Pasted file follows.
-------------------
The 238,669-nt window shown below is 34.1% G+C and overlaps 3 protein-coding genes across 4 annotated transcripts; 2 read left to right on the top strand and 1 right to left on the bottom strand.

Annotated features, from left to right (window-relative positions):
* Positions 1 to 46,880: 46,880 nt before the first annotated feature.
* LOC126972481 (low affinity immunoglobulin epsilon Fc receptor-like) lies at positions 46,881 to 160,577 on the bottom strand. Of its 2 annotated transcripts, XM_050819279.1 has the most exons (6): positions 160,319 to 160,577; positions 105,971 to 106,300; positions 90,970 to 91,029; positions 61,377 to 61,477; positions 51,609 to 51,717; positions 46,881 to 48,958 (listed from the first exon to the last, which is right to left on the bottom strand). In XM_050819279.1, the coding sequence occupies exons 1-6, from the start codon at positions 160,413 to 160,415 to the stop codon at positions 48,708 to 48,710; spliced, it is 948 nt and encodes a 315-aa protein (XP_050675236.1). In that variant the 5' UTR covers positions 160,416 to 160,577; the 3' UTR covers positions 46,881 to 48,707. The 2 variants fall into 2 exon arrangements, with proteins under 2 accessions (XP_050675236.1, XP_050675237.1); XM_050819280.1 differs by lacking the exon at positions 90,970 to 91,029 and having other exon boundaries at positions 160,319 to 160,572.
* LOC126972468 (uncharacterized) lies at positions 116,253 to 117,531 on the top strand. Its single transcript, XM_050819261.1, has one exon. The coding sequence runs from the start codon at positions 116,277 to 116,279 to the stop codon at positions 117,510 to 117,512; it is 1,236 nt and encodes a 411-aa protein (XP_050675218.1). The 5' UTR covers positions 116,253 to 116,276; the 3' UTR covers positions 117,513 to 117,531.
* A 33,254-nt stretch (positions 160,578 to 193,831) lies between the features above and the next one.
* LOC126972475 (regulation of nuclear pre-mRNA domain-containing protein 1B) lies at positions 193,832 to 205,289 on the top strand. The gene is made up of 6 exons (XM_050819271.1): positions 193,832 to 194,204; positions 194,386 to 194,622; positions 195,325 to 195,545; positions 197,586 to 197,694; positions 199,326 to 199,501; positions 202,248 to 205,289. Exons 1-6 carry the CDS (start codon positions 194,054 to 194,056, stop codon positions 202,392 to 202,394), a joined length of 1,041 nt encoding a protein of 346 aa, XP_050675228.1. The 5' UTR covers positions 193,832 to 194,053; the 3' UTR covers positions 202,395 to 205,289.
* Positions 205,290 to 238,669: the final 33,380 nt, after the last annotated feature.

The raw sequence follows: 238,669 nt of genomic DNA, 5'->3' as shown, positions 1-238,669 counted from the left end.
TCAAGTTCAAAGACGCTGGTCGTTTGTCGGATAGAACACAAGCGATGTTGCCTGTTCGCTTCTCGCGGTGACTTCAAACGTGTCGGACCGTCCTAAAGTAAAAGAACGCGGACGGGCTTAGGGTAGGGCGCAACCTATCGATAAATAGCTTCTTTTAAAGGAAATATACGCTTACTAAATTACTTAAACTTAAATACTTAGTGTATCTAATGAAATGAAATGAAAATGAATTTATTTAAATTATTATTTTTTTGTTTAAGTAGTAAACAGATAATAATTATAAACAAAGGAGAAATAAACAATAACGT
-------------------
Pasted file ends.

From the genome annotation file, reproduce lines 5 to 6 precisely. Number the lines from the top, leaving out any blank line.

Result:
* LOC126972468 (uncharacterized) lies at positions 116,253 to 117,531 on the top strand. Its single transcript, XM_050819261.1, has one exon. The coding sequence runs from the start codon at positions 116,277 to 116,279 to the stop codon at positions 117,510 to 117,512; it is 1,236 nt and encodes a 411-aa protein (XP_050675218.1). The 5' UTR covers positions 116,253 to 116,276; the 3' UTR covers positions 117,513 to 117,531.
* A 33,254-nt stretch (positions 160,578 to 193,831) lies between the features above and the next one.